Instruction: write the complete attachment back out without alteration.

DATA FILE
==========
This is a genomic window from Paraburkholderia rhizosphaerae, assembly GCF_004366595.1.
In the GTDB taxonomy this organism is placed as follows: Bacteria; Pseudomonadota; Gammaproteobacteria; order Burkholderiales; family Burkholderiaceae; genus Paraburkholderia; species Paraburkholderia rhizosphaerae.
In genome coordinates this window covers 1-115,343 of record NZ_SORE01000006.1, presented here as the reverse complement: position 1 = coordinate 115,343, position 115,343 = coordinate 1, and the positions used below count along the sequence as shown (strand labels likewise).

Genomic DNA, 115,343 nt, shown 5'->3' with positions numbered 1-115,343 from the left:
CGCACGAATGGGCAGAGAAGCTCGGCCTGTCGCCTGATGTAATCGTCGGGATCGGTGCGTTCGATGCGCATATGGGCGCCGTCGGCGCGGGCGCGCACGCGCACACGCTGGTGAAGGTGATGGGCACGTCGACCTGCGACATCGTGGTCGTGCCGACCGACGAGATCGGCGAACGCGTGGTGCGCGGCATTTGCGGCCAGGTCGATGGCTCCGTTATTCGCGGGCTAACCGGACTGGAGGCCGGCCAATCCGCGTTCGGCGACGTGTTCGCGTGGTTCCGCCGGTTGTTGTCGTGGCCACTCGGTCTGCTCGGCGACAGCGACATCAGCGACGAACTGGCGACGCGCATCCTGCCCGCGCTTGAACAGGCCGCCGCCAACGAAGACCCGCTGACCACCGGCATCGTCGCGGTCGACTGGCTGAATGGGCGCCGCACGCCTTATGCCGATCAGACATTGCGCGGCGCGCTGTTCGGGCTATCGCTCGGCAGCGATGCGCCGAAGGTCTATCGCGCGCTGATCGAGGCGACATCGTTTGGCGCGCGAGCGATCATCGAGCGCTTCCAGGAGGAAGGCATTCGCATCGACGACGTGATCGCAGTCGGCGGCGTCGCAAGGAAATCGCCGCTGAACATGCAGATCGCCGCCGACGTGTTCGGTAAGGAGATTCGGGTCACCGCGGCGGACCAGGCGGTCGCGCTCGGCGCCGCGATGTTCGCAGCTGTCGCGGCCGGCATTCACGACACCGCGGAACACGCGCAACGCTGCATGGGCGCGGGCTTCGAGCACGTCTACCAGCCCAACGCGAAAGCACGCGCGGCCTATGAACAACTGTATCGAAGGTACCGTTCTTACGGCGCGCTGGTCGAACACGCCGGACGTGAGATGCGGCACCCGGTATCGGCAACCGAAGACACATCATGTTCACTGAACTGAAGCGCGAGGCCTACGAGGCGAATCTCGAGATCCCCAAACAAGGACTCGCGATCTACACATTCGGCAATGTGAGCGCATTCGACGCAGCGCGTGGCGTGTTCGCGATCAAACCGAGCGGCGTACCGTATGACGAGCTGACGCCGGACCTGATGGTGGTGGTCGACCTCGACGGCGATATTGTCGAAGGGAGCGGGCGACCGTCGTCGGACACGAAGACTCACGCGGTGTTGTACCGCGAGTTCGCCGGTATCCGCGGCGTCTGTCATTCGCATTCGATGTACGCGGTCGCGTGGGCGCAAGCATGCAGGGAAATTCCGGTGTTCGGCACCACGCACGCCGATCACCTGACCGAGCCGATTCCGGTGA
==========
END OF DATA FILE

This is a genomic window from Paraburkholderia rhizosphaerae, assembly GCF_004366595.1.
In the GTDB taxonomy this organism is placed as follows: Bacteria; Pseudomonadota; Gammaproteobacteria; order Burkholderiales; family Burkholderiaceae; genus Paraburkholderia; species Paraburkholderia rhizosphaerae.
In genome coordinates this window covers 1-115,343 of record NZ_SORE01000006.1, presented here as the reverse complement: position 1 = coordinate 115,343, position 115,343 = coordinate 1, and the positions used below count along the sequence as shown (strand labels likewise).

Genomic DNA, 115,343 nt, shown 5'->3' with positions numbered 1-115,343 from the left:
CGCACGAATGGGCAGAGAAGCTCGGCCTGTCGCCTGATGTAATCGTCGGGATCGGTGCGTTCGATGCGCATATGGGCGCCGTCGGCGCGGGCGCGCACGCGCACACGCTGGTGAAGGTGATGGGCACGTCGACCTGCGACATCGTGGTCGTGCCGACCGACGAGATCGGCGAACGCGTGGTGCGCGGCATTTGCGGCCAGGTCGATGGCTCCGTTATTCGCGGGCTAACCGGACTGGAGGCCGGCCAATCCGCGTTCGGCGACGTGTTCGCGTGGTTCCGCCGGTTGTTGTCGTGGCCACTCGGTCTGCTCGGCGACAGCGACATCAGCGACGAACTGGCGACGCGCATCCTGCCCGCGCTTGAACAGGCCGCCGCCAACGAAGACCCGCTGACCACCGGCATCGTCGCGGTCGACTGGCTGAATGGGCGCCGCACGCCTTATGCCGATCAGACATTGCGCGGCGCGCTGTTCGGGCTATCGCTCGGCAGCGATGCGCCGAAGGTCTATCGCGCGCTGATCGAGGCGACATCGTTTGGCGCGCGAGCGATCATCGAGCGCTTCCAGGAGGAAGGCATTCGCATCGACGACGTGATCGCAGTCGGCGGCGTCGCAAGGAAATCGCCGCTGAACATGCAGATCGCCGCCGACGTGTTCGGTAAGGAGATTCGGGTCACCGCGGCGGACCAGGCGGTCGCGCTCGGCGCCGCGATGTTCGCAGCTGTCGCGGCCGGCATTCACGACACCGCGGAACACGCGCAACGCTGCATGGGCGCGGGCTTCGAGCACGTCTACCAGCCCAACGCGAAAGCACGCGCGGCCTATGAACAACTGTATCGAAGGTACCGTTCTTACGGCGCGCTGGTCGAACACGCCGGACGTGAGATGCGGCACCCGGTATCGGCAACCGAAGACACATCATGTTCACTGAACTGAAGCGCGAGGCCTACGAGGCGAATCTCGAGATCCCCAAACAAGGACTCGCGATCTACACATTCGGCAATGTGAGCGCATTCGACGCAGCGCGTGGCGTGTTCGCGATCAAACCGAGCGGCGTACCGTATGACGAGCTGACGCCGGACCTGATGGTGGTGGTCGACCTCGACGGCGATATTGTCGAAGGGAGCGGGCGACCGTCGTCGGACACGAAGACTCACGCGGTGTTGTACCGCGAGTTCGCCGGTATCCGCGGCGTCTGTCATTCGCATTCGATGTACGCGGTCGCGTGGGCGCAAGCATGCAGGGAAATTCCGGTGTTCGGCACCACGCACGCCGATCACCTGACCGAGCCGATTCCGGTGA